Resisting the pull of cynicism since 1969.

Monday, March 24, 2008

A question for supporters of the Conservative immigration legislation

I know a thing or two about Canada's immigration system, having been through it myself. I know that there's a rigorous points system that awards more points to people trained in jobs the country currently needs, to experienced workers, to educated people, to younger people, and to people who have ability in one or both of Canada’s official languages. I also know that it's quite difficult to get enough points to qualify--I myself barely did, once upon a time.

Now, the Conservatives are proposing to change that system. The changes would give new powers to the Minister of Immigration, allowing that office to do three things:

a) accelerate applications
b) reject applicants who otherwise meet all immigration criteria
c) discard applications from specific countries.

The current Immigration Minister, Diane Finley, is claiming that these changes are necessary in order to "make it easier to get more people here faster." But the thing is, only the first provision--the one allowing the minister to accelerate applications--could actually result in more people coming to Canada, more quickly. The other two new provisions must therefore have different aims. Supporters, such as this commenter at the Globe and Mail site, are saying that these changes would give preference to "those with the skills we need right now." But this is the very thing the existing points system already does. It's the whole idea behind it.

So, to supporters of this proposed legislation, I ask: what is the purpose of provisions b and c above, i.e., granting the minister the ability to reject applicants who otherwise meet all immigration criteria and discard applications from specific countries? And how would the new system help Canada reach its goals better than the current, points-based one?


Mike said...

IP, I'm anxiously awaiting how they try to spin giving arbitrary, unaccountable powers to a single person as somehow "democratic" and "fair"

There is nothing in this legilsation that is remotely so.

Paladiea said...

I wouldn't put it past the Conservatives to reintroduce the head tax on non white immigrants.

Or more likely, people of colour (And TEH M00ZLEMS!!1) will have their applications arbitrarily denied.

West End Bob said...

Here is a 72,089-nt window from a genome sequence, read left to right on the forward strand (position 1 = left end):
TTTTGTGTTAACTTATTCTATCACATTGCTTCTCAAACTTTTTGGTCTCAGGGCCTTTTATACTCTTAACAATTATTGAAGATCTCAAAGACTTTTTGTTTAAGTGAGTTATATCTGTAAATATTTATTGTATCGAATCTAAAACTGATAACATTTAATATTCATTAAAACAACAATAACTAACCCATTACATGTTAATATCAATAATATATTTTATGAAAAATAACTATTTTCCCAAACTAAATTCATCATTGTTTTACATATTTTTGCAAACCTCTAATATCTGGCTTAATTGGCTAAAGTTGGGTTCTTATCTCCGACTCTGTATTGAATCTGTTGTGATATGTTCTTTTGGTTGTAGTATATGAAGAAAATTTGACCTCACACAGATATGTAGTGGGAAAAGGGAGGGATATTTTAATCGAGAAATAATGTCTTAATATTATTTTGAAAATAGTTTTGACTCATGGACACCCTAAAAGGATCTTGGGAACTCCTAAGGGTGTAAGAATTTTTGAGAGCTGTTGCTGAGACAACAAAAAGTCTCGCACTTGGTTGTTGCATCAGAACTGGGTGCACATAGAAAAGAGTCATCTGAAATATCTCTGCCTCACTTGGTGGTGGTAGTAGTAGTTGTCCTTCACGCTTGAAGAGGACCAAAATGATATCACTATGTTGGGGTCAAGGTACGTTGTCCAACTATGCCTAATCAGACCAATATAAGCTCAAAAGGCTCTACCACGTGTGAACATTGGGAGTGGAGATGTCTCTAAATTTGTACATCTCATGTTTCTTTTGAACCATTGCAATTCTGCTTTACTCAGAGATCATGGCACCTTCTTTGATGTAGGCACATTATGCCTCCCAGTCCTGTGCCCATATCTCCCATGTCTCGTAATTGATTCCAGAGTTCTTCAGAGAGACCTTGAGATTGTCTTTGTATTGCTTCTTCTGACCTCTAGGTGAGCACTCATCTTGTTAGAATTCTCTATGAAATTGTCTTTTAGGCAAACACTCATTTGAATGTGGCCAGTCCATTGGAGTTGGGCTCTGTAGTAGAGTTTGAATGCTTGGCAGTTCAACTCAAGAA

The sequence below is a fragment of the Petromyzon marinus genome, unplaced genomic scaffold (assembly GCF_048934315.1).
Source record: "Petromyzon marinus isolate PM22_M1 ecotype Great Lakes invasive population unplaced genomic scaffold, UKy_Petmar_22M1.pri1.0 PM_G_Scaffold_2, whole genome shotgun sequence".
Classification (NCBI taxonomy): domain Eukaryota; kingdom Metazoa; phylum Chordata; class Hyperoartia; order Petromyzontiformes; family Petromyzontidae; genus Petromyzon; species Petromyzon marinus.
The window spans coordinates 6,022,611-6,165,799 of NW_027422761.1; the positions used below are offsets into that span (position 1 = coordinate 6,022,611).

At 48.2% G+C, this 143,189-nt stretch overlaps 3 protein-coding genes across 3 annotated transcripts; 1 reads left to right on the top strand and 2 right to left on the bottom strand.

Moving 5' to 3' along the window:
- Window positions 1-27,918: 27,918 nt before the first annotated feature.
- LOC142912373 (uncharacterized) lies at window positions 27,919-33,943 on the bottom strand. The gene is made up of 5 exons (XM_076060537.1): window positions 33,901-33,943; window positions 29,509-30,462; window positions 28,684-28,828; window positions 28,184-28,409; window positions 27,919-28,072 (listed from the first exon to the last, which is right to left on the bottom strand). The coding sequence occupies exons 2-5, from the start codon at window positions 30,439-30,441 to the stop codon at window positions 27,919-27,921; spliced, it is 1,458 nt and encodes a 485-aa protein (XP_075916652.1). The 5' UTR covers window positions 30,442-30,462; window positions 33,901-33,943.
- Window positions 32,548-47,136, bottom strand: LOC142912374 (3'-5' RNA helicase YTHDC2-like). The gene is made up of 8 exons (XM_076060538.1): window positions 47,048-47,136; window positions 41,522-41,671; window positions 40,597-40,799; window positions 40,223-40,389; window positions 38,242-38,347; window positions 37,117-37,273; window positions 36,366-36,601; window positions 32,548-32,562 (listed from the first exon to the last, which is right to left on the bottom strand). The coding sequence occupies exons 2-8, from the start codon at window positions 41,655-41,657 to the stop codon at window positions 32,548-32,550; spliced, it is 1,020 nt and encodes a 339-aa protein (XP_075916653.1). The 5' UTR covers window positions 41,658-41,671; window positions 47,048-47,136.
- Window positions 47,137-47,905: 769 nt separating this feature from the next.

Excellent questions, IP.

Let's see how the Libs handle this situation. My initial guess is they won't . . . .

Idealistic Pragmatist said...

west end bob,

At the moment, I'm more curious about how Conservatives will defend the legislation itself than I am about how the Liberals will defend their potential support for it.

RossK said...


As a non-CRRAPtacularist, I don't have 'the answer'....but if I was on 'the list', and if I was waiting for my 'orders', I think the answer might be something like the following.....

"These changes will allow the New Government of Canada to make REAL progress such that the immigration process will, in the future, be used to move our country forward by acquiring the expertise and the skills that we need while at the same time ensuring that that our true North will remain safe, strong, and free (from undesirables).

Oh.... wait.....that stuff in the brackets..... forget about that.


Real, answer hiding behind the 'noble lies' answer?.... "It will allow us to politicize this process too...."


janfromthebruce said...

What about the real reason - just in time guest worker program - where they speed up delivery of workers, with no messy citizenship resources and settlement assessories necessary.
This isn't about doctors - this is about cheap worker programs.
And this is not about immigration or refugees - this is about production. It kills two birds in one stone - cheap and over supply of labour and dampens national worker demands for better working conditions, better pay and benefits.

It's best to look at what they are not saying about this legislation to see where they are going with this.